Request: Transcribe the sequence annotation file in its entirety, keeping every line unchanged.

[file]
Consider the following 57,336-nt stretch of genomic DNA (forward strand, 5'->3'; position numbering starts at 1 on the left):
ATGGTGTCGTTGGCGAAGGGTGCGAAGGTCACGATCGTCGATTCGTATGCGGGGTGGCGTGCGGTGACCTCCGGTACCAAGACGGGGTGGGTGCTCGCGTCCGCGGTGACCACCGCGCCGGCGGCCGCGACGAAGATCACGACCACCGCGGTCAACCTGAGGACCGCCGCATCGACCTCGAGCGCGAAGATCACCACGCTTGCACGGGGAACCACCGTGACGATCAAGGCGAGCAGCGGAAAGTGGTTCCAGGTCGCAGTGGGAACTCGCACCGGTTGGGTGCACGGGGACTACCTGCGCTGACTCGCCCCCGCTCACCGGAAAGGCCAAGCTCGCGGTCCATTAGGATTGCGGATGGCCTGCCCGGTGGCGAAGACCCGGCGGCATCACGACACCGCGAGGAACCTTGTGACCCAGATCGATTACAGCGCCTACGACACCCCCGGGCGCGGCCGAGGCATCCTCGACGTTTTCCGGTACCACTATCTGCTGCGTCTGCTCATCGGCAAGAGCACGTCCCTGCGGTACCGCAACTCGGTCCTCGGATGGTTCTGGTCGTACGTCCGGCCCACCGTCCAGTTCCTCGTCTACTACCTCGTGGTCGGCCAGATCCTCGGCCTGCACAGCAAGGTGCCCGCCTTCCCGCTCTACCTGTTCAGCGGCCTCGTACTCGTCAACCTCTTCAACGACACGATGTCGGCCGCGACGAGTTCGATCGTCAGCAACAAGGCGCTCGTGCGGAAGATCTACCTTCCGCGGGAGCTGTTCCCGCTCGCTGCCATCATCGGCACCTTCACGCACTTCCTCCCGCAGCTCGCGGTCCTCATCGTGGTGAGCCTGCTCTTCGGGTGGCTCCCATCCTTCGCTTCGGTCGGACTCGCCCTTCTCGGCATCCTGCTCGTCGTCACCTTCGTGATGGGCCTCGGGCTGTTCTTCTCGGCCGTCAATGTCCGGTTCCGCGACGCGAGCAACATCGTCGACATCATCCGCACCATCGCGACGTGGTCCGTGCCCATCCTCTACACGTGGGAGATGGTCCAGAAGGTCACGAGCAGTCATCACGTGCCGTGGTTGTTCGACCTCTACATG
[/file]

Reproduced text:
Consider the following 57,336-nt stretch of genomic DNA (forward strand, 5'->3'; position numbering starts at 1 on the left):
ATGGTGTCGTTGGCGAAGGGTGCGAAGGTCACGATCGTCGATTCGTATGCGGGGTGGCGTGCGGTGACCTCCGGTACCAAGACGGGGTGGGTGCTCGCGTCCGCGGTGACCACCGCGCCGGCGGCCGCGACGAAGATCACGACCACCGCGGTCAACCTGAGGACCGCCGCATCGACCTCGAGCGCGAAGATCACCACGCTTGCACGGGGAACCACCGTGACGATCAAGGCGAGCAGCGGAAAGTGGTTCCAGGTCGCAGTGGGAACTCGCACCGGTTGGGTGCACGGGGACTACCTGCGCTGACTCGCCCCCGCTCACCGGAAAGGCCAAGCTCGCGGTCCATTAGGATTGCGGATGGCCTGCCCGGTGGCGAAGACCCGGCGGCATCACGACACCGCGAGGAACCTTGTGACCCAGATCGATTACAGCGCCTACGACACCCCCGGGCGCGGCCGAGGCATCCTCGACGTTTTCCGGTACCACTATCTGCTGCGTCTGCTCATCGGCAAGAGCACGTCCCTGCGGTACCGCAACTCGGTCCTCGGATGGTTCTGGTCGTACGTCCGGCCCACCGTCCAGTTCCTCGTCTACTACCTCGTGGTCGGCCAGATCCTCGGCCTGCACAGCAAGGTGCCCGCCTTCCCGCTCTACCTGTTCAGCGGCCTCGTACTCGTCAACCTCTTCAACGACACGATGTCGGCCGCGACGAGTTCGATCGTCAGCAACAAGGCGCTCGTGCGGAAGATCTACCTTCCGCGGGAGCTGTTCCCGCTCGCTGCCATCATCGGCACCTTCACGCACTTCCTCCCGCAGCTCGCGGTCCTCATCGTGGTGAGCCTGCTCTTCGGGTGGCTCCCATCCTTCGCTTCGGTCGGACTCGCCCTTCTCGGCATCCTGCTCGTCGTCACCTTCGTGATGGGCCTCGGGCTGTTCTTCTCGGCCGTCAATGTCCGGTTCCGCGACGCGAGCAACATCGTCGACATCATCCGCACCATCGCGACGTGGTCCGTGCCCATCCTCTACACGTGGGAGATGGTCCAGAAGGTCACGAGCAGTCATCACGTGCCGTGGTTGTTCGACCTCTACATG